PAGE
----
Although three cars were damaged, fortunately no one was injured when the left dual axle of a semi-trailer came loose along Interstate 5 near Lower Boones Ferry Road near Tigard and bounced across lanes striking vehicles.

On September 8, 2014 at approximately 2:58 p.m., a commercial truck pulling a flatbed semi-trailer was traveling southbound on Interstate 5 near milepost 290 when the left rear dual axle and wheels broke loose. The wheels and axle struck the center concrete barrier, bounced back across the southbound lanes and struck the right front area of a Dodge Durango sport utility vehicle. The wheels and axle then continued across the southbound exit off ramp, through a fence and struck two unoccupied vehicles in a parking lot near a Men’s Wearhouse business. Both vehicles received moderate damage.

Most big commercial truck accidents with other vehicles are severe. A typical, fully loaded commercial truck can weigh at least 25 times as much as a typical car and cause serious, even fatal, injuries. Although truck drivers tend to be more careful on the road than auto drivers, according to the U.S. Department of Transportation, in 2006 large truck crashes accounted for 4,999 fatalities and 106,000 injuries.

Trucking Accidents Due to Brake Failure

Trucking accidents are often caused by mechanical failures—usually due to brake failures and defective tires. A recent study sponsored by the Department of Transportation (DOT) found that 29.4% of all truck crashes involved brake failure, brakes out of adjustment, and other brake-related issues. The federal government has imposed strict regulations of truck braking systems. A truck must be able to:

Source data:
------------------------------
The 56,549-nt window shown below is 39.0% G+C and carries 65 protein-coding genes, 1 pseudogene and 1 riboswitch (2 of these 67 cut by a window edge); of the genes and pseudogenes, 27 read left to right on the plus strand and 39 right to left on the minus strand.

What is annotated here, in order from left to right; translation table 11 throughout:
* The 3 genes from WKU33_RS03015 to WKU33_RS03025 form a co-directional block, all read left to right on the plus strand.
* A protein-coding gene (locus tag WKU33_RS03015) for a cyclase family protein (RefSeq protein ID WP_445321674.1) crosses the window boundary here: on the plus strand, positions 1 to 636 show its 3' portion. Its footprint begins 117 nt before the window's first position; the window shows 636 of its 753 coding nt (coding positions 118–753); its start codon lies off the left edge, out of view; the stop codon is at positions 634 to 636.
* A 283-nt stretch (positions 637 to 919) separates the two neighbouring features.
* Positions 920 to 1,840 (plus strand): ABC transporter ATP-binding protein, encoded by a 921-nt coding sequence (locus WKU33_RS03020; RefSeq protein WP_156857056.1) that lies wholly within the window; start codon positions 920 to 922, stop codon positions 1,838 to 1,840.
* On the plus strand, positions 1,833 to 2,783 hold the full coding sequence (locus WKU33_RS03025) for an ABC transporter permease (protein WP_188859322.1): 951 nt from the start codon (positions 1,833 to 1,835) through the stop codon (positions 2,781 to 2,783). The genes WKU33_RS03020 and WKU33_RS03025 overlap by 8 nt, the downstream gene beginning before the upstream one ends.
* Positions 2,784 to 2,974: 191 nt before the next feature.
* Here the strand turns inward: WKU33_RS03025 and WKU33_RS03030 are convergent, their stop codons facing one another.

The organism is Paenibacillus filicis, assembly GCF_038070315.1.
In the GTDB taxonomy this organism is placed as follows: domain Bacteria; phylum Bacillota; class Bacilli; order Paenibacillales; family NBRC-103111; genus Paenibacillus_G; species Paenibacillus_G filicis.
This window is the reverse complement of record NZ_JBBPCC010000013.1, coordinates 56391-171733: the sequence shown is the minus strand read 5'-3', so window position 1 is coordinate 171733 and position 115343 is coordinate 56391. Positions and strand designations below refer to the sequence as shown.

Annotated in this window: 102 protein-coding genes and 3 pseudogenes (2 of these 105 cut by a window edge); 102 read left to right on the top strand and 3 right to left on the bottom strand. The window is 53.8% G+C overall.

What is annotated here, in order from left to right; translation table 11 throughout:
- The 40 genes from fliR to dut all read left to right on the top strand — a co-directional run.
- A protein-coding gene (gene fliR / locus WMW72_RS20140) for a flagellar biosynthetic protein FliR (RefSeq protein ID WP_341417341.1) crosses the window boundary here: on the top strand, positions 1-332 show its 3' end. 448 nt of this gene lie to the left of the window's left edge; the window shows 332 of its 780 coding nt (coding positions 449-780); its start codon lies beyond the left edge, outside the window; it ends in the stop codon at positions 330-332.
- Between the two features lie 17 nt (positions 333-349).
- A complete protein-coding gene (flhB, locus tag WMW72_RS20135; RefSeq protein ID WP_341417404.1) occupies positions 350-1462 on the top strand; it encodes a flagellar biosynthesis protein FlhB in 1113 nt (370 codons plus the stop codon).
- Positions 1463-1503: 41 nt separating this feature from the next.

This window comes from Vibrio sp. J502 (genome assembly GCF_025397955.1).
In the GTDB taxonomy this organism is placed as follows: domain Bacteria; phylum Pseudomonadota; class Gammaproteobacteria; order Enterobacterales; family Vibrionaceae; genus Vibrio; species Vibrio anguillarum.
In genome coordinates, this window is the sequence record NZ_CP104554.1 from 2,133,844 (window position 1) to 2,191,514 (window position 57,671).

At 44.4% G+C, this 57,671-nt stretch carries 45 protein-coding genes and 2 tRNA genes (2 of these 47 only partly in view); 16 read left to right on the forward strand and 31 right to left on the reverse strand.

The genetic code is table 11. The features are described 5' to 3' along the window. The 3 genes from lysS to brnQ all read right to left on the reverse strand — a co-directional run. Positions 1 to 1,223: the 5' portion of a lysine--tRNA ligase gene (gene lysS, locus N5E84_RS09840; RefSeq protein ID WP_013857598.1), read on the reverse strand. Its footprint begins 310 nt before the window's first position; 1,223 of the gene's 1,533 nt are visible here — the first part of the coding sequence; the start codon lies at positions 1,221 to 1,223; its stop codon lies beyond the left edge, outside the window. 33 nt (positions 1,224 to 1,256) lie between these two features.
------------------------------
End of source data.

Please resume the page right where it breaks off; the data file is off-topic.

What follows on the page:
• Develop a certain braking force based on a percentage of the truck’s weight
  • Decelerate to a stop from 20 miles per hour at a rate specific to its size
  • Meet the automatic brake adjustment system requirements

When truck brakes do not meet these federal standards, either the manufacturer did not design the brakes properly, some defect occurred in the manufacturing process, or the owner-operator truck driver or trucking company has failed to maintain brakes properly or deliberately unhooked or de-powered front brakes to minimize the expense of tire and brake wear and replacement costs.

Truck Crashes Caused by Tire Problems

A trucking accident may be caused by a failed tire that the driver should have noticed in the required pre-trip inspection of the truck. Tread wear due to improper tire pressure, tread and sidewall damage, and air leakage are principal indicators that can cause blowout and loss of control of the vehicle.

Other common maintenance mistakes made by trucking companies include:

  • Allowing drivers to use tires that fail to meet the minimum DOT tread depth requirement
  • Mounting mismatched tire sizes or pairing tires with significantly different wear
  • Mixing bias and radial tires on the same axle

Getting Help in a Trucking Accident

Because a trucking accident can be complicated, you should get advice or representation from a lawyer specializing in trucking law.

For more information about trucking laws and liability, see the Truck Accident section of this website and visit our website: portlandtruckaccidentlawyer.com